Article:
Eventually I settled on The Curse of Sherwood. I can't recall why. Maybe I was intrigued by how the familiar Robin Hood legend would play out when reimagined in digital form. More likely, I thought it looked cool because the cassette was white. I popped the tape in the deck, pressed play, and went downstairs to have my tea, happy in the knowledge the game would have loaded by the time I got home from school three days later.

Over the next few weeks I ploughed through the cassettes in the crate, determined to try out every last one. By the end, the hundreds of tapes had been divided into four piles, roughly as follows:

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Basically I was left with Treasure Island Dizzy and Xanagrams. I was going to need some new games.

Knowing there were at least five years to go before the internet was invented, I turned to magazines. Specifically, Future Publishing's unofficial offering, Amstrad Action. I adored its knowledgeable yet jocular tone. I loved the way the writers' passion for the machine shone from each page, reflecting my own. Best of all, I liked the free demo tape.

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NOT an official Amstrad publication!!!

It was truly a great magazine. The reviews were spot on, always careful to address the issues that really mattered to the forward-thinking 464 owner. Here's an excerpt from the review of Rick Dangerous 2, the highest-rated game ever to feature in AA:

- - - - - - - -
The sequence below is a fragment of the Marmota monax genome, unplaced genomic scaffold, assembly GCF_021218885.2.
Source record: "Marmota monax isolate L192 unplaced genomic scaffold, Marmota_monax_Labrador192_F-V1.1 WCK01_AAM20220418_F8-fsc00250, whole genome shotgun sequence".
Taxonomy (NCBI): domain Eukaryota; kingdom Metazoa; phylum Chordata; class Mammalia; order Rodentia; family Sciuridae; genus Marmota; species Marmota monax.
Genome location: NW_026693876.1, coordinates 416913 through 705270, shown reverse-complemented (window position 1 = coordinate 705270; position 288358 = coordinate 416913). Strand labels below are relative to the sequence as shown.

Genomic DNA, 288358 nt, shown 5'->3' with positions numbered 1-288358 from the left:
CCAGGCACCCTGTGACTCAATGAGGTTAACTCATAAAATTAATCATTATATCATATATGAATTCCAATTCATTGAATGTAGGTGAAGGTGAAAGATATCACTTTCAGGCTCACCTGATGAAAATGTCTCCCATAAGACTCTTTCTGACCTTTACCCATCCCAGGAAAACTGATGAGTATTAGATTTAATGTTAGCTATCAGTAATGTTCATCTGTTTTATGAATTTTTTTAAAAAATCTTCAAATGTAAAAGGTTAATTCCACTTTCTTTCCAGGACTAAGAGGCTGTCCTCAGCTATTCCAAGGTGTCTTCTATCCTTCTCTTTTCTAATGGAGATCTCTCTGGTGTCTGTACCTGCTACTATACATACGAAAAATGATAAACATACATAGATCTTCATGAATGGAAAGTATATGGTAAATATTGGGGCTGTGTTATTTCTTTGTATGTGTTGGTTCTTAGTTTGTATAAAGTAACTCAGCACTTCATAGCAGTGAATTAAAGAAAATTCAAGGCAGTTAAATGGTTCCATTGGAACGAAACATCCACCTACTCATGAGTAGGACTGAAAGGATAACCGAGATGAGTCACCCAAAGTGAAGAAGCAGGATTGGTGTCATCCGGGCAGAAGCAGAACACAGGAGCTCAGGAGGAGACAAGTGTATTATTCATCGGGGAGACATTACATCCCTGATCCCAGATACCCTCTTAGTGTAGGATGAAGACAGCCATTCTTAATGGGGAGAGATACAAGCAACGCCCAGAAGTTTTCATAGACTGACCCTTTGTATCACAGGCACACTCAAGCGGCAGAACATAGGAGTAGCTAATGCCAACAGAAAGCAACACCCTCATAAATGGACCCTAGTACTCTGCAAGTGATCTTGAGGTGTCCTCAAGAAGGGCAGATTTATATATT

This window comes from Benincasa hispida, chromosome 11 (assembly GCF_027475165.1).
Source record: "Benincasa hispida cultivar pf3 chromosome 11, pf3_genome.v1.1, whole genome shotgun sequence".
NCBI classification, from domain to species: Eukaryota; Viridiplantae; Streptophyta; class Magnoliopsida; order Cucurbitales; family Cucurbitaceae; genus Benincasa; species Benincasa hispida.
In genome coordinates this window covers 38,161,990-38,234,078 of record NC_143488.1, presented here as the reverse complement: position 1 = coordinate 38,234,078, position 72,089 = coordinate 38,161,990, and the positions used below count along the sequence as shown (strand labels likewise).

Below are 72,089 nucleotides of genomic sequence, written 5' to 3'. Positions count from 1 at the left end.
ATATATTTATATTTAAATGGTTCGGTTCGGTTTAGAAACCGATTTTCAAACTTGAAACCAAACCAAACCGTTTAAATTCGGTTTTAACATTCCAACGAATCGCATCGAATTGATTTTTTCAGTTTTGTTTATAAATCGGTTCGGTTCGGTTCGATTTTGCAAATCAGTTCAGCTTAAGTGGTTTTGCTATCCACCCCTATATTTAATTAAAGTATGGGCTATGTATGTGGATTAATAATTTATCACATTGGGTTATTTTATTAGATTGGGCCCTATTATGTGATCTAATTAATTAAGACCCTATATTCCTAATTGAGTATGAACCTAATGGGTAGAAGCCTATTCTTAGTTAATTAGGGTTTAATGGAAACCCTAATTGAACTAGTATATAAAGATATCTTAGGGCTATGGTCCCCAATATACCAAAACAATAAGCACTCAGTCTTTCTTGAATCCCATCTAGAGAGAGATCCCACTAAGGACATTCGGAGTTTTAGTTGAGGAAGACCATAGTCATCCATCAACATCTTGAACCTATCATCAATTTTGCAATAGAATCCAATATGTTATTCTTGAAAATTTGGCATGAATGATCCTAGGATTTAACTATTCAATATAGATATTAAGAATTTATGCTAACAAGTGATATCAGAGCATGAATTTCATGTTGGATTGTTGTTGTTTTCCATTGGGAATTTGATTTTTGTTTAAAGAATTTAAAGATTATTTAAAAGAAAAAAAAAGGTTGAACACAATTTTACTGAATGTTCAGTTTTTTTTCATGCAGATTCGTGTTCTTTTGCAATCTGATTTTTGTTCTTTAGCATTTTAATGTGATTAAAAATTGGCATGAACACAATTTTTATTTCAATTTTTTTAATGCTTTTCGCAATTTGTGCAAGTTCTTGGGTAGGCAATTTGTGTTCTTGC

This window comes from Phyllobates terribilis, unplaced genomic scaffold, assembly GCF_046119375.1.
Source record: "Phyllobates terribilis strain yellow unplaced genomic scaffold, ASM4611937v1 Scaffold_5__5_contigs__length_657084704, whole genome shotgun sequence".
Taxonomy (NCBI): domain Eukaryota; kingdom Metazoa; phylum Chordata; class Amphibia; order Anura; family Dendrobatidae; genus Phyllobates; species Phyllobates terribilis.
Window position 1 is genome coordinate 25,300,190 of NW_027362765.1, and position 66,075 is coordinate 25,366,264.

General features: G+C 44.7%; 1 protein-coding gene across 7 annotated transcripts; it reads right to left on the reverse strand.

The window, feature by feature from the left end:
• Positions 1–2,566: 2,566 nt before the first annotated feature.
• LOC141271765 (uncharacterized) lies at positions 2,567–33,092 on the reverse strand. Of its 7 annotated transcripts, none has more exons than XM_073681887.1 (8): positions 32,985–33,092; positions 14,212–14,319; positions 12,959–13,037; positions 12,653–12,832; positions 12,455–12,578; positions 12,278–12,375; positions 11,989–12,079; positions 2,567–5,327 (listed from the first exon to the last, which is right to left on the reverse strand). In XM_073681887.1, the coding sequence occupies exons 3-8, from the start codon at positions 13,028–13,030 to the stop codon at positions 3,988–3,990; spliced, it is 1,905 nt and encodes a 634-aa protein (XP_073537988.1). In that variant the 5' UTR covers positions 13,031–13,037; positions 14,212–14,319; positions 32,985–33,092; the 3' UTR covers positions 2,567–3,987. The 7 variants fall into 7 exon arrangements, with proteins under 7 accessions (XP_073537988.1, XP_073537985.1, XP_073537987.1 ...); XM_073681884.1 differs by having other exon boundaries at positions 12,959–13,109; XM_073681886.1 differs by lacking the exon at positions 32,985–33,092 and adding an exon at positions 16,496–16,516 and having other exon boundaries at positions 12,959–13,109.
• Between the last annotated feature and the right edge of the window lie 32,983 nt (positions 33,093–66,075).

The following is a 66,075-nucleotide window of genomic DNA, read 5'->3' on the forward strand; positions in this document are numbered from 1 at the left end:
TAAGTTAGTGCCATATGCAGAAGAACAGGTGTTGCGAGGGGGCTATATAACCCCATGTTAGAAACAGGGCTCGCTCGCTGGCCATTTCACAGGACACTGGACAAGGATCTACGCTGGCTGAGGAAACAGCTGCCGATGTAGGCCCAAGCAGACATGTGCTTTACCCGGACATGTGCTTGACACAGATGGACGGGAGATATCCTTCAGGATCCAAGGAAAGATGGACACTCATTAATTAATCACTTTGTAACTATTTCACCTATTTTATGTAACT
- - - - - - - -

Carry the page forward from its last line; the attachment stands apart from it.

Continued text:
"Each level has an entirely different set of graphics... As the laser beams thunder across the screen, the sound is echoed from side to side through the appropriate speaker!"

Now if that's not worth 97 per cent, I don't know what is. (Or what the developers would have to do to get 100 per cent - make the laser beams echo up and down, too?)

Other highlights included the regular adventure column by a guy called The Balrog, and the practical articles ("COLOUR PRINTING - How do you do it? What do you need? How good are the results?")

Then of course there were the BASIC programmes in the back. The idea was you copied these into the computer, letter for letter, and four hours later, assuming you hadn't made a single typo, you got to play a more simplistic version of Pong. What a time it was to be alive.

Back then, I had no clue where my love of gaming would take me. But it was Amstrad Action which first planted the idea that writing about games was something you could do for a living. Of course, it still seemed like a fantasy. Little did I know that years later, I would indeed get to spend my days sharing my thoughts on games, travelling the globe, and mainly slagging off Wii shovelware. I never dreamed that one day, I would appear in a successful video games TV show, and find myself watching Kriss Akabusi trying to play Track and Field by humping a giant space bar. (To be honest, I'm still not sure whether that one's actually a dream.)

So thank you, Amstrad Action, for changing my life. Thank you, Siralansugar, for inventing the best computer in the history of the mid to late 1980s. Most of all, thank you to my Dad, for driving all the way to Tottenham on that cold winter's day. Just think, if you hadn't done that, I might be a doctor.